A few weeks ago I asked lawyers how they preferred to communicate with their clients. The overwhelming response was email. Which completely makes sense. It’s asynchronous, provides a written record, and can include attachments. But sometimes you do need to meet with clients face-to-face.

The vast majority of the time I’ve met clients in my office. But there are exceptions. I’ve met a client in their home before. I’ve met multiple clients at their places of business. And yes, I’ve met with a client at a coffeehouse. Not a Starbucks though, gross. Only local coffeehouses that provide artisanal, fresh-roasted beans and pour-overs please.

I’ve met with clients where they wish for their convenience. Meeting them half way, or where they are. It’s good client service. But it has to be tempered with knowing what’s best for the client as well. When I’ve met with clients at coffeehouses, I made sure the clients understood we were to only stick to broad topics and not go into anything sensitive. It also helps that these are business clients and not people charged with criminal conduct.

So I asked lawyers where they prefer to meet with their clients.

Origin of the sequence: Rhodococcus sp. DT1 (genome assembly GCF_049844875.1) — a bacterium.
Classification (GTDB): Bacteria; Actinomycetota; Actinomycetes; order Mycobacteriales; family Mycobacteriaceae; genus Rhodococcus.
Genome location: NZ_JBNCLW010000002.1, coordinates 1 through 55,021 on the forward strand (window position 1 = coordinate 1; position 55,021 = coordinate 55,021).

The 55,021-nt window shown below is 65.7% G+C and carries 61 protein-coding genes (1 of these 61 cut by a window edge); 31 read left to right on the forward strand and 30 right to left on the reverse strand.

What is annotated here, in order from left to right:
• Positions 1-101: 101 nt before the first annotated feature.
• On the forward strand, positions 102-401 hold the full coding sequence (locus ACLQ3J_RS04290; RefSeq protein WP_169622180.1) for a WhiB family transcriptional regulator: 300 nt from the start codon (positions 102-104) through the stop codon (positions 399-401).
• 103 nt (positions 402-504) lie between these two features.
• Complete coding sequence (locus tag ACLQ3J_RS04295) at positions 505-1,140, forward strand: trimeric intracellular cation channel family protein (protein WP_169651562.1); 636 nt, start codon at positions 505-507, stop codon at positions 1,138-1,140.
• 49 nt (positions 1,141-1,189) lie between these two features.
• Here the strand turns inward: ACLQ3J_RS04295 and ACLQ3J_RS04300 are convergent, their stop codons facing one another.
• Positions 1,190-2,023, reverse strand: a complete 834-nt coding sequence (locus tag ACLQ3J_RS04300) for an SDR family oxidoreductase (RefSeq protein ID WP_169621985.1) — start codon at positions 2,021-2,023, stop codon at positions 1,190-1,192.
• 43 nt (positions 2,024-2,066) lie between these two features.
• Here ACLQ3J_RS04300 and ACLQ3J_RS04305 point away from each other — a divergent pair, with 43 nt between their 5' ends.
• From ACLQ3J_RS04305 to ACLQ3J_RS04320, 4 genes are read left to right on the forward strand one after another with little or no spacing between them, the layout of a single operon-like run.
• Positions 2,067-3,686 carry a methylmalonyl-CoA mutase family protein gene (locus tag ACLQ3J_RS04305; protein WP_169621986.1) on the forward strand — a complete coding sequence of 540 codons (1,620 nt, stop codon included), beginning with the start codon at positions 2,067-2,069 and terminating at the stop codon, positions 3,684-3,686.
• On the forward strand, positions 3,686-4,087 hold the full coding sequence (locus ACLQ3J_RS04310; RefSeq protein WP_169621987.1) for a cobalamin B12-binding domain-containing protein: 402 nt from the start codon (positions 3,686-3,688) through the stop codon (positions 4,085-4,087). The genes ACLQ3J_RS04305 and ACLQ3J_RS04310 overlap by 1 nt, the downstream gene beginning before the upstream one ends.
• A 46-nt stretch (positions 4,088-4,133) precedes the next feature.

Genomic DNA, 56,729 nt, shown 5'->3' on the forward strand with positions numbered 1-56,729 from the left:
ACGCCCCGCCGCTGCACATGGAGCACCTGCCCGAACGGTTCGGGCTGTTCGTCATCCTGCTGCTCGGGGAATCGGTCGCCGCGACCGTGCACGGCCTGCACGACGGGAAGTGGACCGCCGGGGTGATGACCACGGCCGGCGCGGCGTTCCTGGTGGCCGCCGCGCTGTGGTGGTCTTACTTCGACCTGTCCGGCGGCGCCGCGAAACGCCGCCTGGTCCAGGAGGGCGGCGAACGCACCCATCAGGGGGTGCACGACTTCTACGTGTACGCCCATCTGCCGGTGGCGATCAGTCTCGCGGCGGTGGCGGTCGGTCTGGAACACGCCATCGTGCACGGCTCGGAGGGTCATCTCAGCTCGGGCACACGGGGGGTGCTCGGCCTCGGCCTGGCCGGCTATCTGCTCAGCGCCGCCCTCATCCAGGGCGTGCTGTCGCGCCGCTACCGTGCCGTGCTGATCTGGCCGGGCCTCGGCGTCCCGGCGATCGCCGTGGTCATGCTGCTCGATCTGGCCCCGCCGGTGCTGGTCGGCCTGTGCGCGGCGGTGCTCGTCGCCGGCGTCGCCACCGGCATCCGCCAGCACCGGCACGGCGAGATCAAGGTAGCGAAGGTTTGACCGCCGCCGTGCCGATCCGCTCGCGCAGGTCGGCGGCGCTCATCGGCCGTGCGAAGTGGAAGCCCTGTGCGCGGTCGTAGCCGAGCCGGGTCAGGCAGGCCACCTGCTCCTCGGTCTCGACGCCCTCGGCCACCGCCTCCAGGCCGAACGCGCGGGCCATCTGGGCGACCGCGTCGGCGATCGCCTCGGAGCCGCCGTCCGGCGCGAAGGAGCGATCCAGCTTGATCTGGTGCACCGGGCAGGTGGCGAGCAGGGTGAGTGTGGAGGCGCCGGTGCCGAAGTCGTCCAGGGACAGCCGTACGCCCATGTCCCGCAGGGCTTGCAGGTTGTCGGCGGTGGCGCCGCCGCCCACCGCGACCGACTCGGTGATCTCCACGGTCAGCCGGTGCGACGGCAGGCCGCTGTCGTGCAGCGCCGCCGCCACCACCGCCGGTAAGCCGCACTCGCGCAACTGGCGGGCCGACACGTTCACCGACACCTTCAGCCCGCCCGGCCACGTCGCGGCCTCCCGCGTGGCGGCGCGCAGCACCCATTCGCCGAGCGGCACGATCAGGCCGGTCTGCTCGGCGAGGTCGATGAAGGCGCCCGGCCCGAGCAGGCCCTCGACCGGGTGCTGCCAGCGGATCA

Despite living in a Web 3.0, post-geographic world, lawyers overwhelmingly prefer to meet clients at their own office. It’s not even close. There are a variety of reasons for that – attorney-client privilege, storage, convenience. But there is something else at play as well.

What Is The Largest Building In Town?

When you go to a small town in America the three largest buildings are:

  • Church – The local Church is always one of the largest buildings. It’s God’s house. It’s the home of people’s faith and spirituality. It needs to be large, important, and noticeable
  • Bank –  The local bank is always one of the largest buildings. It’s where people store their money. It’s the home of mortgages and loans. It needs to seem safe and secure.
  • Courthouse – The local courthouse is always one of the largest buildings. It’s the outpost of the government and where justice is done. It needs to seem permanent and imposing.

The reason these buildings are always some of the biggest in town has to do with the psychology behind what they represent – faith, money, justice. These are not fly-by-night concepts. They are not apps. They are fundamental structural supports of society that must be perceived as enduring and immutable for people to trust them.

In many respects, where you meet clients, and what type of office you have is a function of your clients. Like I said above, I’ve met with clients at a coffeehouse, but only after they had been a client for months or years. They’ve been the sorts of clients that you come to know really well. And they know that I’ve got a permanent address where they can find me. I wouldn’t ever conduct an initial client meeting at somewhere other than my office.

So if you’re a lawyer…do you want to be a fly-by-night outfit that only meets clients at a coffeehouse or do you want to be a permanent part of the community?


And if you want to meet other lawyers and join a community…

 

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